Several weeks ago, a young couple brought an old sofa to Surrey Upholstery for some needed repair work. It was a colonial style piece of furniture, all floral and with a frilly skirt and wooden arms.
"It was so ugly but they really loved it," recalled a smiling Sonya Burton, who owns and operates the Newton upholstery shop.
"It cost them around $2,500, but we took the skirt off, put on some cool legs, changed the back, made the wood nice and dark and put some good fabric on it, and it'll last them 30 years. Something like that makes me so happy - young people doing that. They had to make payments to make it happen, but they are just ecstatic with the results."
When sofas, chairs and other pieces of furniture become old and ragged, most people are inclined to toss the item in the trash and buy new - a relatively quick and easy solution, for sure, but not always the smart one. First, there are environmental concerns with throwing that not-so-comfy couch in the dumpster. Second, if the furniture is beloved, it can be saved and made to look new again.
"Getting something reupholstered is not the cheap way to go, because it's custom work, hands-on," a candid Burton told the Now. "I mean, you can go to The Brick and buy something cheaper. Like this sofa and two chairs," she said, pointing to a finished project in the upholstery shop, "is probably around $4,000 to do, which is cheaper than going to Jordans or Ethan Allen (furniture stores) - we're probably in between those places and Brick. You have to like the furniture to get it reupholstered. If the person likes it and wants to keep it, they come to us."
Burton has seen the world of upholstery evolve considerably during her 26 years in the business. When she first started out, having something reupholstered was cheaper than buying new, but that's no longer the case, typically. Not coincidentally, the number of upholstery shops in Surrey has declined from around 20 in the early1990s to four or five today, she estimates.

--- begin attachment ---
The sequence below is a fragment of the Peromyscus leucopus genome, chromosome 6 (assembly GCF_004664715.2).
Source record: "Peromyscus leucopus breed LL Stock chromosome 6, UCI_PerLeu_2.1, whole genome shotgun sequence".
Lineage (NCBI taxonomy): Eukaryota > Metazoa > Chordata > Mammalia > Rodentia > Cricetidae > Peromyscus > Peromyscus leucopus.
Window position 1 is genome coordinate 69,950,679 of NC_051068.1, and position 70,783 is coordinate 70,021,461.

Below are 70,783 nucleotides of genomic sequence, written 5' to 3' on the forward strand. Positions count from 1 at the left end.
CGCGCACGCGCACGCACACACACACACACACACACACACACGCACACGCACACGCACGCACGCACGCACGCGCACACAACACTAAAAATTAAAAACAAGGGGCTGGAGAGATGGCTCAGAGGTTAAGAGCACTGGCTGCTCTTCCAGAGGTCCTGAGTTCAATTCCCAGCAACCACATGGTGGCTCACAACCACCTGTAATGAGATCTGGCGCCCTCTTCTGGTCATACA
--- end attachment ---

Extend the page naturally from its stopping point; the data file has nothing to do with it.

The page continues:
"The whole industry has changed," she said. "When they retire, a lot of the older European men just close shop, because the younger generation doesn't want to get involved in it. And upholstery courses like the one at Kwantlen (university), it was cancelled because not that many kids want to learn the craft. It takes a long time to properly learn how to do this (upholstery work). When I started, I was picking staples for two years, and then I worked on dining chairs and then sofas and bigger pieces, then cutting and sewing and then I got into courses on colour and design. It's not a one-year course to learn all that."
A typical chair costs around $300 to reupholster, Burton said. At Surrey Upholstery, the work is all done by hand, and everyone at the shop takes a turn. Angela Browning strips nails out, Margaret Wu cuts and sews fabric, and then Browning preps foam. The stapling and finishing work is done by Brett Wickens.
Burton's father, Richard, operated Surrey Upholstery until his retirement a dozen years ago (he has since died). The shop, positioned in the same complex as Hook and Ladder Pub, remains a family-run business.
"My cousin Julie (Gilmore) works here, and her dad was an upholsterer," Burton said, "and my husband worked here and so did my sister's husband - that's how we met our husbands. We figured if dad hired them, they must be OK."
Today, Burton's job is to visit homes and businesses to look at furniture, show samples and give price quotes for upholstery work. Of course, it's easier for her to go to the client - to places in West Van, even Whistler - rather than have the client bring in the piece of furniture. Thankfully, photos sent from iPhones and other devices can speed up the consultation process.
As for current trends, a hot colour this year is tangerine, Burton said. Furniture done with big, bold patterns and French script is in style, too, and Burton recently attended a design show in Vancouver where it was suggested the peaches and greens of 20-plus years ago are slowly coming back.
Whatever the colour or design, Burton loves seeing the transformation of furniture through upholstery work.
"You get a roll of fabric, it's all cut up and then sewn and pieced together and something is created," she said.
"The before and after pictures are just so fun and satisfying. Like this green chair here, the guy really likes it and it's comfortable, I guess, but most people would just throw that in the garbage. So to see it transformed and have it make the owner smile and appreciate it again, that's exciting."
The shop, online at www. surreyupholstery.com, is located at 8567 132nd St., Surrey.